Solve piracy problems? How about we scare people?

New Music Strategies posts about how threatening legal action against filesharers has not resulted in reduced filesharing among students, but has increased political activism.

What’s going on with the music industry is similar to what’s going on with software. Particularly, things like authentication.

I had a hardware failure on a Mac and need to sort out authentication problems with Adobe. Adobe’s license agreement states that you can only install their software on 2 machines at once. Their authentication attempts to enforce that license.

So right now I have 1 license on the Mac I use, and another on a Mac that doesn’t exist anymore because it’s made up of old parts that a technician took with him after he fixed the Mac.

Big problem? No. Inconvenience? Yeah. Now I have to call Adobe (you can’t sort these things out over the internet) prove I’m not a thief, and reset the authentication.

Of course, that’s not what Adobe wants you to believe:

Adobe claims its authentication system is not a burden to users

I think this is where the problem lies: developers and music labels set on trying to solve an unsolvable problem instead of making their customers love them and make them want to shell out their credit cards every time they release products.

The war on piracy is like the war on terror. It consists of broad, vague goals that are too open-ended to have a measurable result. It’s rhetoric.

And the software business isn’t any better than the music business when it comes to threatening customers. Take a look at what Adobe tells people:

Copyright information on Adobe's website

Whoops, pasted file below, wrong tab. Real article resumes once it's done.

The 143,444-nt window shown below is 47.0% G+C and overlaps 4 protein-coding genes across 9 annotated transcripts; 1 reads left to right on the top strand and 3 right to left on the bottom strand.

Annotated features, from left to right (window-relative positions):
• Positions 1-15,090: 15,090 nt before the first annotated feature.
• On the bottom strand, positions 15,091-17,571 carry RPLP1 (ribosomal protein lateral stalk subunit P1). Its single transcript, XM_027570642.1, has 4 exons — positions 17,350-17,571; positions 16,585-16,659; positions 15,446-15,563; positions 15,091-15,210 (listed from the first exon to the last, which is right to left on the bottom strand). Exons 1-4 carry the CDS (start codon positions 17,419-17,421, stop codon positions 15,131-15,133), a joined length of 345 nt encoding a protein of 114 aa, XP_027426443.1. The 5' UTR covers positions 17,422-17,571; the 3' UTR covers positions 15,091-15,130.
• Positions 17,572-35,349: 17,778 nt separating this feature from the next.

And if you’re browsing around on Adobe’s site, keep a mental count of how many opportunities they give browsers to rat out potential piracy.

I don’t condone piracy, but trying to end it isn’t as effective as making loyal customers. Instead of fighting piracy, developers and labels need to pull WITH their fans instead of against them. And yes, it’s possible. Just look at Apple and Radiohead.

And while there’s no huge activism when it comes to software piracy, mistreatment of customers with inconvenient authentication procedures and expensive software is creating a market for indie developers to come in and sweep away users. There are lightweight replacements of Photoshop and Dreamweaver, and I’m betting that some developer is working on a lightweight Indesign, and it’s not Adobe.

3 thoughts on “Solve piracy problems? How about we scare people?”

  1. I’ve been following a similar discussion surrounding the game Bioshock which shipped with almost the same type of authentication that you described adobe using. I’d agree with you that I despise this type of annoyance to users, but I think the community is confusing a potential problem with a real problem. Sure it’s possible that a person could have two sets of hardware failure and I’m sure a few will, but I have a hard time believing that the mass majority of users are going to be experiencing that much hardware failure. Then consider how often new products are released and it seems even less likely in that time frame. We’ll probably just upgrade in front of the authentication curve.

  2. I think the #1 thing that bothers me about authentication like this is that it puts the onus on users.<br/><br/>Say you finish Bioshock. You thought it was so-so (which I’ve heard will probably NOT be the case) so you want to sell it used. If you had the XBox 360 version it’s no problem since there’s no authentication process.<br/><br/>But if you bought it for Windows now you need to De-Authenticate before you sell it? What happens if you don’t? You need to transfer the license. And how many times can you do that? The person you sold it to might not be allowed to sell it again.<br/><br/>I’m hoping that’s not the case.

  3. I agree, reselling a game becomes a huge problem with authentication but I think key codes have already put a damper on a persons ability to resell games.

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